"What a bizarre day. I'm sitting here watching my email fill up with message after message from people from so many different times and places of my life, all congratulating me for the astonishing good fortune of receiving a MacArthur Fellowship. Not to mention a flurry of texts and tweets, and I haven't had the energy to even look at Facebook." Cartoonist and Graphic Memoirist Alison Bechdel (previously on MetaFilter: 1, 2, 3, 4) has won the prestigious MacArthur Genuis grant, giving her the opportunity to dig into her archives for a previous comic she drew in 2004 to conclude her reaction blog post. [more inside]
Women Who Conquered the Comics World
Robbins knows something about the glass ceiling for women cartoonists because she first hit it herself in the early 1970s, when she tried to join the male-dominated “underground comix” movement based in San Francisco. After the men cartoonists shut her out, Robbins joined forces with other women cartoonists to create their own women’s-lib comic books. She went on to become a well-respected mainstream comic artist and writer, as well as a feminist comics critic who’s written myriad nonfiction books on the subject of great women cartoonists and the powerful female characters they created. Naturally, Robbins has spent some time hunting down the original cartoons from the women who paved the way for her career, and as luck would have it, she found the very first comic strip ever drawn by a woman, “The Old Subscriber Calls” by Rose O’Neill, practically in her backyard.
Attack of the purse snatchers: gender and bag policies in U.S. comic book stores
What could a clerk at a comic book store possibly say to a new female customer to make her feel as alien and unwelcome as possible? Would it be some sort of overtly sexist slur, or an inappropriate comment about her appearance? Or could it perhaps be something as presumably innocuous as: "I’m going to need to take your bag before you go any further."
Most mainstream comics have a serious problem dealing with women. See Women In Refrigerators (previously). But DC seems to be doing particularly bad lately. Witness this conversation by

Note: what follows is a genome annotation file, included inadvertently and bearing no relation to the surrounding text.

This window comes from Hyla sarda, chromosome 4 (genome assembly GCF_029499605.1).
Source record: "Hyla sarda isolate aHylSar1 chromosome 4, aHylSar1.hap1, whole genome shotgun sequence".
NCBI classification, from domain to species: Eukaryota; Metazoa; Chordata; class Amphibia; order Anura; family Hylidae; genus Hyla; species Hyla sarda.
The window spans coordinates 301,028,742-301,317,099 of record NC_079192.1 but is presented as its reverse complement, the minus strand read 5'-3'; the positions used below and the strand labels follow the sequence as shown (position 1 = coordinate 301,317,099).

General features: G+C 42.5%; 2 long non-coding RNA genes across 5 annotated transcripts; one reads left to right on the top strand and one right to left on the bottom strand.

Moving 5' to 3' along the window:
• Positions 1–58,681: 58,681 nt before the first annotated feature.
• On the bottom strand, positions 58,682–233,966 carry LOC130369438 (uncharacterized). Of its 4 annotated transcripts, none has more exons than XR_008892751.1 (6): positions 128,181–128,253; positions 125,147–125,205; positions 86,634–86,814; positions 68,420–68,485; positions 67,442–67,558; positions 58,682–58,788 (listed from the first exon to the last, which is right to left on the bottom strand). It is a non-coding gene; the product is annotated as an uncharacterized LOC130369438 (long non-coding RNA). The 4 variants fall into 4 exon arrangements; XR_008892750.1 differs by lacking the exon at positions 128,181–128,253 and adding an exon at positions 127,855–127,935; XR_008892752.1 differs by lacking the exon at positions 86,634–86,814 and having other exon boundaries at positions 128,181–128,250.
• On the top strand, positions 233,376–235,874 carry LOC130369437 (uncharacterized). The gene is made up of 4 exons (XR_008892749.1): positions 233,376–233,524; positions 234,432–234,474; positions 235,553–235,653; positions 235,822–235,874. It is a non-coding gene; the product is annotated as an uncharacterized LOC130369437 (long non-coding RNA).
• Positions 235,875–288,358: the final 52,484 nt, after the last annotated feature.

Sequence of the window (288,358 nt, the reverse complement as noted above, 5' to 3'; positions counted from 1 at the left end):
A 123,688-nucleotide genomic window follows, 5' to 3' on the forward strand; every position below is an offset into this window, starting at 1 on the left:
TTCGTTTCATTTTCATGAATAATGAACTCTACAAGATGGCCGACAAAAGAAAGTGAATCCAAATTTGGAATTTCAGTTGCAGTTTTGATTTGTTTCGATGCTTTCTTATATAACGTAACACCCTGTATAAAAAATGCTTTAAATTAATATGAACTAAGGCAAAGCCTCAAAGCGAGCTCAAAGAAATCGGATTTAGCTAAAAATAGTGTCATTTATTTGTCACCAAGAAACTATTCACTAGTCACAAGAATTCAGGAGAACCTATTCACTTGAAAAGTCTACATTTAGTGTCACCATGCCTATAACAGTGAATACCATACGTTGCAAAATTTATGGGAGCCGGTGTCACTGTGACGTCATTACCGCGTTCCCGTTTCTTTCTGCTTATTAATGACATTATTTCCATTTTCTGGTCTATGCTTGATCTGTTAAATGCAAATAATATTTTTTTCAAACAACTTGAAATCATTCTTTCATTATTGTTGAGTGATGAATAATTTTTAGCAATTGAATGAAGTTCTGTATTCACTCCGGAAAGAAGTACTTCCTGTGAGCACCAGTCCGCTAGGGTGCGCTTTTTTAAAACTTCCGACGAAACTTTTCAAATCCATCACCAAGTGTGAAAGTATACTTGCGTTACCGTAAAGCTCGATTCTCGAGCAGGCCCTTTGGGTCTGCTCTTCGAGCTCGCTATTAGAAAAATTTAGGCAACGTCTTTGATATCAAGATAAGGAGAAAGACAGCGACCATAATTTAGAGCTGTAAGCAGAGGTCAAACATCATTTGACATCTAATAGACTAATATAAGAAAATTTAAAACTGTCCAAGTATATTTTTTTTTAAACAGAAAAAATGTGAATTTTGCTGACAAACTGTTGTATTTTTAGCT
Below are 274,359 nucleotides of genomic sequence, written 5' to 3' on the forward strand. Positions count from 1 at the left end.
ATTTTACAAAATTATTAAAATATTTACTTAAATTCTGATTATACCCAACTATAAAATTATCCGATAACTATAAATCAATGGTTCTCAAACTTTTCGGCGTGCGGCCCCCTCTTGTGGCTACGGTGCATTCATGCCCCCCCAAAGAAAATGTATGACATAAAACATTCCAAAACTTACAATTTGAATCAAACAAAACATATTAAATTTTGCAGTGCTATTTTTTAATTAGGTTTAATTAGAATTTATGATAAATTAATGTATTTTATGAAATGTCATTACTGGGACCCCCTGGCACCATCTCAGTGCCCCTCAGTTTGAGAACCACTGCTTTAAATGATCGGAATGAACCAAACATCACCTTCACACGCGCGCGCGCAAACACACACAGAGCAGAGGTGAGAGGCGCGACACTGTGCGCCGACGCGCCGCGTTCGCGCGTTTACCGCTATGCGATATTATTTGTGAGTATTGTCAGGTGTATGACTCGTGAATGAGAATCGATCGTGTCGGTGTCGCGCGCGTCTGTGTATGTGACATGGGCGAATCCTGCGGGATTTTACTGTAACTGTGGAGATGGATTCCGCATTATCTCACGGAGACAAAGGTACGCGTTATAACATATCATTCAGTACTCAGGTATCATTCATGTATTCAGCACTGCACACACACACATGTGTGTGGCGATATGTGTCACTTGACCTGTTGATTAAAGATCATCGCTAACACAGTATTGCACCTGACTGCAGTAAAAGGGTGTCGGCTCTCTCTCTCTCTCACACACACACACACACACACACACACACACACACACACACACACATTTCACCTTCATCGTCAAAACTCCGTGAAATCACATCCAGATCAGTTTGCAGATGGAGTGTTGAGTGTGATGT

David S Goyer in which he compares She-Hulk to a porn star.(more She-Hulk info here and here) [more inside]
A lengthy interview with Alan Moore on the Gollywog ("a strong, likeable and positive figure"), his film Act of Faith and sexual violence, and the "herpes-like persistence" of Grant Morrison.
"You live now, Adam Ant, as you have lived many times throughout history, fighting evil wherever you may find it!"
The anti-Communist Captain America was ret-conned into being a crazed history graduate student named William Burnside who had himself surgically altered and then dosed with a flawed version of the Super-Serum, which drove him insane to the point where he saw communist sympathizers everywhere. The subtext isn’t particularly thick here: the “Commie-Smasher” was a paranoid wannabe, whereas the real Captain America is the “living legend of WWII” waiting in suspended animation during the Second Red Scare, who emerges back onto the scene with the arrival of the New Frontier and the Great Society. - Why Captain America Is the Progressive-Era Superhero We Need.
70 years ago today in Philadelphia, PA, a weirdo was born. He grew up in a spectacularly dysfunctional family, angry, alienated and beset by bizarre sexual compulsions, mostly involving girls with giant butts. But following those early years of bitter struggle, he became a celebrated cartoonist, musician and misanthrope whose controversial, hilarious (and just as often despairing) art transformed funnybooks and American society. His name is R. Crumb. [more inside]
Chris Sims' amazing pitch for the Superman/Batman movie: "A dang BOOM TUBE opens up, and who comes out? Every Superman and Batman we’ve seen in mass media for the past thirty years." (previously)
The Complete Marvel Reading Order is a website representing one man's attempt to figure out what order a picky reader should follow if attempting to reading the entirety of Marvel Comics' in-continuity canon. You can check the entire list, commencing with "Fantastic Four #1" from 1961, or filter on particular titles, characters, or story arcs. The site is highly customizable and also includes an active blog and links to two different site podcasts.
Comic book legend Carmine Infantino has died at the age of 87. Beginning his career in the early 1940's, Infantino created or co-created stalwart DC characters such The Flash, Batgirl, Black Canary, and Deadman. He also served as editorial director at DC, and added artists and writers like Jack Kirby, Neal Adams, Denny O'Neill and Bernie Wrightson to the company's roster.
A poster showing the evolution of Superman, 1938 - 2013. It covers the big guy's appearance in comic books, live-action, animation, Elseworlds and other comic book variations, and marketing and promo images.
In 2010, journalist David Axe spent a month in the Congo reporting on the Lord's Resistance Army. When he returned, he wrote a book titled "Army of God: Joseph Kony's War in Central Africa", illustrated by Tim Hamilton and edited by Matt Bors. The book first appeared online, but the paperback rights were acquired by publisher Public Affairs, with plans to publish an expanded edition in 2013. The deal included an advance, which was wired to Hamilton's account. That's where the U.S. Treasury department comes in. Specifically, The Office of Foreign Assets Control (OFAC). [more inside]